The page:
Finding time to exercise since C's birth has been a bit of a challenge.  I was a terrible pregnant woman and considered a trip up and down the stairs exercise.  Well, multiply that by 2 years and you have the length of my exercise hiatus.  Two years of no ab work.  Two years of no running, no Buns of Steel, no horseback riding-he is also way out of shape-and no lifting heavy objects like bags of horse feed.  So my fitness level and my shape have suffered.  My size used to be a perfect little 4 petite, although at the time, I was hard on myself and how I looked anyway.  Now my once 6 pack abs are shaped more like a bowl of jello.  My buns of steel are more like buns of jello.  My once strong arms can only lift jello. And I have underarm wings!  No kidding!  I waved at my son the other day and felt something flapping back at me.  When did this happen?!?  How did this happen?!?  Oh yeah, those two years straight I was ginormous with child.  M loves it when I pull my shirt up and pat my flab for his entertainment.  The hubs tells me he thinks I am sexier than ever.  I, however look in the mirror with a more critical eye.  That's a muffin top.  And a dimple is not cute on that cheek.  And the dress I was planning to wear for our upcoming fall wedding season?  Let's just say if you can picture Mrs. Wiggins from the Carol Burnett Show, you have a very accurate image.  Not pretty.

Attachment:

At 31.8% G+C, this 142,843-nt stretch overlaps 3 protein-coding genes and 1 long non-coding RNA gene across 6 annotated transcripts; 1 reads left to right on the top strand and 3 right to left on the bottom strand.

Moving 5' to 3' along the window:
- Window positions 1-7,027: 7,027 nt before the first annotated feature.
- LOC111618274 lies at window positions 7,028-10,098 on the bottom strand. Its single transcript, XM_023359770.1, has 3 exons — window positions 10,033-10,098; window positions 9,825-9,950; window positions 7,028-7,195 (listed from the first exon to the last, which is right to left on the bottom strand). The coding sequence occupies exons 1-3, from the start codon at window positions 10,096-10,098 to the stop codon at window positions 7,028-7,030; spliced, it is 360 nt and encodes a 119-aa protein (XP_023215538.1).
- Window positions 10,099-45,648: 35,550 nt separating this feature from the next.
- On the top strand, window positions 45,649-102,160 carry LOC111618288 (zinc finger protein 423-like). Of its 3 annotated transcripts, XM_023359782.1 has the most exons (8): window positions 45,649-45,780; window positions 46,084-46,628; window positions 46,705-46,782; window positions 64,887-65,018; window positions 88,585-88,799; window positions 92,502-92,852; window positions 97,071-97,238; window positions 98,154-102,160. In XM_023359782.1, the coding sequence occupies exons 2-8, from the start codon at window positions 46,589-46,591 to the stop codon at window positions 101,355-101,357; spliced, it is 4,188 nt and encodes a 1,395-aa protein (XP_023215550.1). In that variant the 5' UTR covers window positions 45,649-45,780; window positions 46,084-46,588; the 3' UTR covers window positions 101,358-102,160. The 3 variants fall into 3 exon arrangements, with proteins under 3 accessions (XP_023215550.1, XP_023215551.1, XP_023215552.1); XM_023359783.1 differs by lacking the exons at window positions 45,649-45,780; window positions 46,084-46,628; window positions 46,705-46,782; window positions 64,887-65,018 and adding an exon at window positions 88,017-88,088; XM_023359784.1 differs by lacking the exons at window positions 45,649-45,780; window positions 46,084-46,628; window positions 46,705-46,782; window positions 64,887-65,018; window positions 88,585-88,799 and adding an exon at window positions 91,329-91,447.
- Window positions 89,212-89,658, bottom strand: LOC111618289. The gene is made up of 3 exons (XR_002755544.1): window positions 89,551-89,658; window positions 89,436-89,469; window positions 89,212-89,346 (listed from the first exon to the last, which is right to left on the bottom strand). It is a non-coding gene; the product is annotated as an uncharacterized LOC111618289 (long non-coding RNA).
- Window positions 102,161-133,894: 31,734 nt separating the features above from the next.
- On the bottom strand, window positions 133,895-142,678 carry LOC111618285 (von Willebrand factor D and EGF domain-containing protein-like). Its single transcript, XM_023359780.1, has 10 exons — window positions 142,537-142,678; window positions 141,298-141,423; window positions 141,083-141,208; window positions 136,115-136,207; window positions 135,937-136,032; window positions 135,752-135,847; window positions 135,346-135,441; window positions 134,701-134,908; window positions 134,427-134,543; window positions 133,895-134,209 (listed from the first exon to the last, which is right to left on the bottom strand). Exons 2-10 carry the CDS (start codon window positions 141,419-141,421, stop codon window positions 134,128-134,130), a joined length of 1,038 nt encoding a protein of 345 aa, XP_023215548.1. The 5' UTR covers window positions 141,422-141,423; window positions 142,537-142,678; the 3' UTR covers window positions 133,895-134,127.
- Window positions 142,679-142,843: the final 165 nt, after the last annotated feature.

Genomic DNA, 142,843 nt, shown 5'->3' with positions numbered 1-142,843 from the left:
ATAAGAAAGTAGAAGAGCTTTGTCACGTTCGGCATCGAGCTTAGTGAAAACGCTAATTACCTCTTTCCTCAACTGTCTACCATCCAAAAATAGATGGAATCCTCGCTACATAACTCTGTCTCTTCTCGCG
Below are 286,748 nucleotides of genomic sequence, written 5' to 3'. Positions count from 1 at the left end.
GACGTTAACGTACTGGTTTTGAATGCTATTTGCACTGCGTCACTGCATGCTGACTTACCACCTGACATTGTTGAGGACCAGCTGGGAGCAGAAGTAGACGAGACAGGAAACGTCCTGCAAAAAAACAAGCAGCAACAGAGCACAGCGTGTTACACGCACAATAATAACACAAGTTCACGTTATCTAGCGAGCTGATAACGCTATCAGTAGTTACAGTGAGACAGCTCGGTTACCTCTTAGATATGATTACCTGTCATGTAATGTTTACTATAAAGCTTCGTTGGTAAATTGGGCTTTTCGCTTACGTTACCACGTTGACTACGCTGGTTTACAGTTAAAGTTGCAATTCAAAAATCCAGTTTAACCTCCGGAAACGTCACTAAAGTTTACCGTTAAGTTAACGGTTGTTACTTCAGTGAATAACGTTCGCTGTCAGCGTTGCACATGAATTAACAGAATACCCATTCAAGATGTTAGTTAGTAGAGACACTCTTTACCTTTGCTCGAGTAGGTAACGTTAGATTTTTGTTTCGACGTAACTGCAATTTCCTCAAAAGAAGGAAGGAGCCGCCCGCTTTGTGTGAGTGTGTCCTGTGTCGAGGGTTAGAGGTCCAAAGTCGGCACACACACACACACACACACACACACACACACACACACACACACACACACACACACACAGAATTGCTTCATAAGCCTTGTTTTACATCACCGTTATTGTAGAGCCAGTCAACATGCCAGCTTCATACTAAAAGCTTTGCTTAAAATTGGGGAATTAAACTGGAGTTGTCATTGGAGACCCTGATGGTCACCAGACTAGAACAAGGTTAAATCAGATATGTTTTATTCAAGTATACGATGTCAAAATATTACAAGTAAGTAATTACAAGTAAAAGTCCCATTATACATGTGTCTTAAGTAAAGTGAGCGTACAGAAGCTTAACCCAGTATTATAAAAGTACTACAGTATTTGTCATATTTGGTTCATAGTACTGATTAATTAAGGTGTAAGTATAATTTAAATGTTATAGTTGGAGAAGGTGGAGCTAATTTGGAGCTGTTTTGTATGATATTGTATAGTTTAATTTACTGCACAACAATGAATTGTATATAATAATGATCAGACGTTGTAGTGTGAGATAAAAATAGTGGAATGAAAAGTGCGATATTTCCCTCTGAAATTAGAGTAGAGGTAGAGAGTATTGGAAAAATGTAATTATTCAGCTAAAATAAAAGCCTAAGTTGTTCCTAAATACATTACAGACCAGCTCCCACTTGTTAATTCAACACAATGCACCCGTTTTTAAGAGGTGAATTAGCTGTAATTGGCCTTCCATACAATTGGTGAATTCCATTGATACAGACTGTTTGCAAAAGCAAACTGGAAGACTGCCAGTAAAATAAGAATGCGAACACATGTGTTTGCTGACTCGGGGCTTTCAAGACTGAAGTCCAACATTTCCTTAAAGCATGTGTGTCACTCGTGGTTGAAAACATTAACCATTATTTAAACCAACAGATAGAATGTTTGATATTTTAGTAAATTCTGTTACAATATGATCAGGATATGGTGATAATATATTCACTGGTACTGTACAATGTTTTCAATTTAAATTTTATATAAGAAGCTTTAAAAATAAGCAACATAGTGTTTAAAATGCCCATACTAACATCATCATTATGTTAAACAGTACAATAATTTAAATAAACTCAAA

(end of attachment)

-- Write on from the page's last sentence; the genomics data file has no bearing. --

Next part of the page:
So I have devised a way to sneak exercise in throughout my busy zombie mom day.  I am only about 15 pounds from my pre-M weight but I am miles form my pre-baby shape.  Here are a few of the exercises I have incorporated through my day:
The Baby Bicep Curl:  Pretty self explanatory.  Take the baby (the toddler protests this move too much) under each armpit and curl him up to your face and back down again. You can give him a smooch on the forehead for extra fun.